What do we mean when we use the term ‘Middle East’? It is a difficult term, for while it has been in common usage for a little over a century, the region encompassed by it has taken several different forms over that time. Certainly the region that Australians and New Zealanders define as the Middle East today is very different from the Middle East of the early twentieth century. The term also has its roots in military and strategic concerns, and has never reflected the diversity of the region's cultures, languages, religions and peoples.
It is important to note that all of these terms – Near East, Middle East and Far East – are European constructs. For there to be a Middle or Near East, they had to be east of somewhere, and that meant east of Europe. For centuries the region had simply been ‘the East’, but as Europe became increasingly involved in the region in the nineteenth century, more detailed definitions were required. The result of this closer involvement were the Eurocentric terms Near East, Far East and Middle East.
With the Near East linked to the Ottoman Empire, it is logical that the term fell out of favour after the First World War and the Empire’s dissolution. Yapp notes that “the Near East became gradually engulfed in the Middle East as the latter term began to be used to include the Arab states which emerged from the Ottoman Empire.” By the time of the Second World War, the Near East had faded from use, its territories subsumed by the Middle East, which was then only defined against the Far East – usually meaning such places as China and Japan.
During the Second World War, British Middle East Command (under which the New Zealand Division served) had a broad view of what was included in the Middle East. Military definitions of the region encompassed everything from Tunisia in the west to Transjordan in the east; from Greece in the north to Sudan in the south. During the war, New Zealanders and Australians ranged far and wide, across Egypt, Libya, Tunisia, Palestine, Transjordan, Syria, Iran and Iraq. They experienced (and reported back to their families) the diverse landscapes, languages, customs, foods and clothing of these countries, despite the homogenisation of the term 'Middle East'.
My dear Home Folk,
So begins Tressie Madden's first letter home to her family in Melbourne in January 1904. Tressie had been sent to Egypt, and to her doctor-brother Frank, by her family who were concerned about her poor health, and her letters describe a social whirl in a bustling, exciting, cosmopolitan city.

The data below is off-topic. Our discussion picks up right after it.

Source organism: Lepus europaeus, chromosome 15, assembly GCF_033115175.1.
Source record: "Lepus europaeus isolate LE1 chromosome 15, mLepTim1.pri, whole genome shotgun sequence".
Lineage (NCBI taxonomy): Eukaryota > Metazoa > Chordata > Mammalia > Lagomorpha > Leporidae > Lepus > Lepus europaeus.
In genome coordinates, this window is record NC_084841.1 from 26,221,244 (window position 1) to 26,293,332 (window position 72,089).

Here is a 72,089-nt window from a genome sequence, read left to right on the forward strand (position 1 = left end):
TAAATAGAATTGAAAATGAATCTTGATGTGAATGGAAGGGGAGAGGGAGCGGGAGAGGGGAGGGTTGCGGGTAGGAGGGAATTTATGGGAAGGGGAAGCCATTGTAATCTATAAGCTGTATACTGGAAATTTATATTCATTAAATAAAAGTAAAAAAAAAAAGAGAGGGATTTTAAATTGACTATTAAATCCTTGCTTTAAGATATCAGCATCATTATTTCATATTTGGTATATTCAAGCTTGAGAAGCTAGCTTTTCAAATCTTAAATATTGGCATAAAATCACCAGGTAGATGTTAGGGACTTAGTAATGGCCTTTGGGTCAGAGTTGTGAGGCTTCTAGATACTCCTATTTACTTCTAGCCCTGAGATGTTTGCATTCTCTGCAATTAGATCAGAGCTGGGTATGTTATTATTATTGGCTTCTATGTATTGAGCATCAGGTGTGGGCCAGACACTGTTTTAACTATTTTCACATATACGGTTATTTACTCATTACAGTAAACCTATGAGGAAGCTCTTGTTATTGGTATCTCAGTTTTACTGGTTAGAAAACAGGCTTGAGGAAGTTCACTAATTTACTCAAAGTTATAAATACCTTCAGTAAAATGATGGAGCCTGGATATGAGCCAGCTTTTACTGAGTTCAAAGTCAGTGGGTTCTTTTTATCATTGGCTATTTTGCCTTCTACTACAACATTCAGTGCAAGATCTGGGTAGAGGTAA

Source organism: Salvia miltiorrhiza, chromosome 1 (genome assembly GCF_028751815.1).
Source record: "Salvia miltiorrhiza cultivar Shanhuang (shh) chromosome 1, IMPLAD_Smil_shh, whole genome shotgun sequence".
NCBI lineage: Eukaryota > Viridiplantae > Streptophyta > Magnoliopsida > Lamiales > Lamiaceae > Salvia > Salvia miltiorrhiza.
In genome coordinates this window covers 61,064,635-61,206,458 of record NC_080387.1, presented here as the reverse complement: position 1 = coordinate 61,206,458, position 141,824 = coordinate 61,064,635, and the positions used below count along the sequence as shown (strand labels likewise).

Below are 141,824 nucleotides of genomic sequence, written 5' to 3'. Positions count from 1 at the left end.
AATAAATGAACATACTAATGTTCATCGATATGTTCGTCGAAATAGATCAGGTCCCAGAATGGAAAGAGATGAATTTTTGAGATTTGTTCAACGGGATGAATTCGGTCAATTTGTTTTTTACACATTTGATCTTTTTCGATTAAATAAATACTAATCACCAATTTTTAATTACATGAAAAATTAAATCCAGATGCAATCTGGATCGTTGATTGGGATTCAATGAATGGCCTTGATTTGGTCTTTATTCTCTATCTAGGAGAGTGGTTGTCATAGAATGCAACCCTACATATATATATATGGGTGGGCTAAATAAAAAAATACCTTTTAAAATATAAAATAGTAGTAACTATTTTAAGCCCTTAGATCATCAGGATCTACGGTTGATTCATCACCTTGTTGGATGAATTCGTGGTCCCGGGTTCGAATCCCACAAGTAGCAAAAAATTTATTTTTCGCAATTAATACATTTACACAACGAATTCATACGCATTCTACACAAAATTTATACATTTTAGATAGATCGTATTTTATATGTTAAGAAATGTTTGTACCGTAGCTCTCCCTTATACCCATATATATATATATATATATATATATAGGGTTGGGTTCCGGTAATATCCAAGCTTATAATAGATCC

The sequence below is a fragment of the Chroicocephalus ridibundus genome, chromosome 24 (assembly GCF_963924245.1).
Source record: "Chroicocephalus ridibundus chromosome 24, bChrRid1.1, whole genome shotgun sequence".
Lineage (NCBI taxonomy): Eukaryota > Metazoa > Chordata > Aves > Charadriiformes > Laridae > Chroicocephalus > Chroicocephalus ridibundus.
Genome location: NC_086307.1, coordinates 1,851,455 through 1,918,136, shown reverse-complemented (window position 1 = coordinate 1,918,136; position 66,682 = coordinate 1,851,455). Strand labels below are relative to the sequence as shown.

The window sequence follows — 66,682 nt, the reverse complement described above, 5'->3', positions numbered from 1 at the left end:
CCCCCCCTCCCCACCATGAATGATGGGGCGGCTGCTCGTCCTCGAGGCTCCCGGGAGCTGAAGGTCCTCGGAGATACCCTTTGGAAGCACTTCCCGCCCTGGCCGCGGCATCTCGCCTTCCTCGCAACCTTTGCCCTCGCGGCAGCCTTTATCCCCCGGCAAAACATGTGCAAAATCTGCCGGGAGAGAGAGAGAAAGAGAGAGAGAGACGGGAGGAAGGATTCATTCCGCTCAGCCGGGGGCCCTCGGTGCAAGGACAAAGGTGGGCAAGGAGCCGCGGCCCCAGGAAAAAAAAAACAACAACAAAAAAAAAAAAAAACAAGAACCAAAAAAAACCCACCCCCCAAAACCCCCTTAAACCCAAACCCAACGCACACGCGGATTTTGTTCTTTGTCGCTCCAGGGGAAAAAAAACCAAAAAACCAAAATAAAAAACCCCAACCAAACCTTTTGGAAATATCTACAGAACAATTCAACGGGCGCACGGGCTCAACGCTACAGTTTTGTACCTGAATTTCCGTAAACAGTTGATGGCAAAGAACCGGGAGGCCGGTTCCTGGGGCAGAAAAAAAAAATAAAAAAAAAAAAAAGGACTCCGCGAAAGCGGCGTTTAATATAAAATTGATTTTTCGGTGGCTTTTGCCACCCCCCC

For over a year, we have been 'visiting' early-20th-century Cairo, and other cities, villages, camps and farms, through our research. Through the letters, photographs, diaries and souvenirs sent home, we've been able to glimpse the experiences of Australians and New Zealanders who travelled to the region we call the Middle East. Josh has focussed on the writings and photos of New Zealand soldiers and nurses who served in the Middle East during the Second World War. He has discovered a rich range of views influenced by soldiers' fears and homesickness, sense of adventure, knowledge of the Bible and education in Classics. Soldiers and nurses photographed scenery, sites, and local peoples; they shopped and ate at stalls and cafes, as well as in the homes of locals. There will be more from Josh in the coming weeks...
For my part, I have been surprised at how many versions and reflections of the Middle East appeared at home in Australia and New Zealand. The souvenirs and presents bought by those who were overseas were worn - and worn out - and displayed, and decoration, new architecture, cinema, novels and fashions were all influenced by 'Eastern' glamour. (White) Australians 'discovered' the outback and became much more aware of the desert in their own country, drawing comparisons with other 'desert peoples'. And immigration, from Lebanon in particular, meant that even small-town Australians and New Zealanders had contact with Middle Eastern peoples. All of these versions of Middle Eastern cultures, no matter how partial or filtered through other lenses, shaped Australasians' ideas of what the region was, and who lived there.
In the coming months we'll be posting snippets from our research for you to enjoy. Feel free to get in contact with us, or to leave a comment on one of our posts.